When the organization of the union was in its inception, LaFerney called a meeting of the employees, at which he mentioned that there were "outside interests" working on the employees which were after the employees' money, not their welfare; and he cautioned the men to be careful. When the union committee went to LaFerney seeking a conference with the management, LaFerney declined the request. He told the committee that, if they knew what he knew about the executives of the union, they would go after them with a shotgun. M.M. Travis, secretary and part owner of the company, testified that he objected to dealing with his employees through unions. At one time he told Gooch, "Mr. Lewis will look after himself, and it is up to you to look after yourself."

Prior to the discharges of these men, the union employees freely exhibited their union insignias, regularly attended the weekly meetings of the union, and participated in various union activities with enthusiasm. The membership steadily increased. After the three officers of the union were discharged, the members stopped working openly for it, membership lagged, attendance at the meetings dropped sharply, and the forward progress of the union was stopped.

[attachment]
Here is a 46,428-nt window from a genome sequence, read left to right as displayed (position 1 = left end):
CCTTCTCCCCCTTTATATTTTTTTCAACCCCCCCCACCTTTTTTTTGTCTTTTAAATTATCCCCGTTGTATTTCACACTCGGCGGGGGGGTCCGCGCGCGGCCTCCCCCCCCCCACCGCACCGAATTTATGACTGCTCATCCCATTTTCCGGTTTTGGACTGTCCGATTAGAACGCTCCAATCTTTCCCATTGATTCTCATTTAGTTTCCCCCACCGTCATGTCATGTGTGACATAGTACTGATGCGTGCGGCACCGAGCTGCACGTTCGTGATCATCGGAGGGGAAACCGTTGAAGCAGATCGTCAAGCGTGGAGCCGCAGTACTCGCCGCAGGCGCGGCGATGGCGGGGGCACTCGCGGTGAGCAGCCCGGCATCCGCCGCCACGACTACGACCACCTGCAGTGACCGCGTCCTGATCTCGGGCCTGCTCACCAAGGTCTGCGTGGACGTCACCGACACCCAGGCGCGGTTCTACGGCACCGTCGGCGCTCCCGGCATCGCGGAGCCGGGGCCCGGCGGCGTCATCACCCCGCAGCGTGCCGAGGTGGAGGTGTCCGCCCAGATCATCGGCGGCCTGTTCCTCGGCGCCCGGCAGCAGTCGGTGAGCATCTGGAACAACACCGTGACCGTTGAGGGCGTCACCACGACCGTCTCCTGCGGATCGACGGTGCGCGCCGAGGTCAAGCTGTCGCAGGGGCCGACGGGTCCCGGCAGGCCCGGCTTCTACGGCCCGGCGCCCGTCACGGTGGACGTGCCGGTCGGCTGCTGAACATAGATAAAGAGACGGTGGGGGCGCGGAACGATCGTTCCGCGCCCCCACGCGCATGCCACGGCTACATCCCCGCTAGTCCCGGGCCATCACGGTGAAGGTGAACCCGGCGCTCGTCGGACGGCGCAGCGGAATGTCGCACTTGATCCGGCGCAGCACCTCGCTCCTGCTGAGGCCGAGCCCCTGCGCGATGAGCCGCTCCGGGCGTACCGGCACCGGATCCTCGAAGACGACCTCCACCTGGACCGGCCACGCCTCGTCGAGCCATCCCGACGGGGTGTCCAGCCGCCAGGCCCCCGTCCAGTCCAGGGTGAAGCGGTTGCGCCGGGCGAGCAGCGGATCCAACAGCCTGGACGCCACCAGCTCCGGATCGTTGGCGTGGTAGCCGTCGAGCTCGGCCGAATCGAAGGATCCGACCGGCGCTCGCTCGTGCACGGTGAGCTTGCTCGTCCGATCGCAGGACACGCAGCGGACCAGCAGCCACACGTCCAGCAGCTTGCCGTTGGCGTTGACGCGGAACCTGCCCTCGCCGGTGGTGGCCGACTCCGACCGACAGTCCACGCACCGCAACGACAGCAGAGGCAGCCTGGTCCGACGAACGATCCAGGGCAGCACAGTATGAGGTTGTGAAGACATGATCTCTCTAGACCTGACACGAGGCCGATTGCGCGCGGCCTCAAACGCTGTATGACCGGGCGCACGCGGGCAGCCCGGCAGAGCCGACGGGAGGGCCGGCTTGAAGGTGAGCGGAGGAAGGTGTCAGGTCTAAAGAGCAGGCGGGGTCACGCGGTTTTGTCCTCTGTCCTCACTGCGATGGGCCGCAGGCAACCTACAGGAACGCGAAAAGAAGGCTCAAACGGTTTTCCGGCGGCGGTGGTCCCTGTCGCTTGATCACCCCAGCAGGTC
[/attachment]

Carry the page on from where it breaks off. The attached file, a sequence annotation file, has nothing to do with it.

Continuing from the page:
When the treatment accorded each of these employees is considered in the light of the hostility of the management to the union, we think the finding of the Board that they were discharged because of union activities was fully warranted by the evidence. The men were officers in, and most active members of, the union, and their discharges followed closely upon their elevation to union offices. That the purpose of the management was realized is further attested by the cessation of overt union activities by the other employees of the company almost simultaneously with the discharges of the men. It was therefore a fair and reasonable inference of the Board that they were discharged because of their union activities.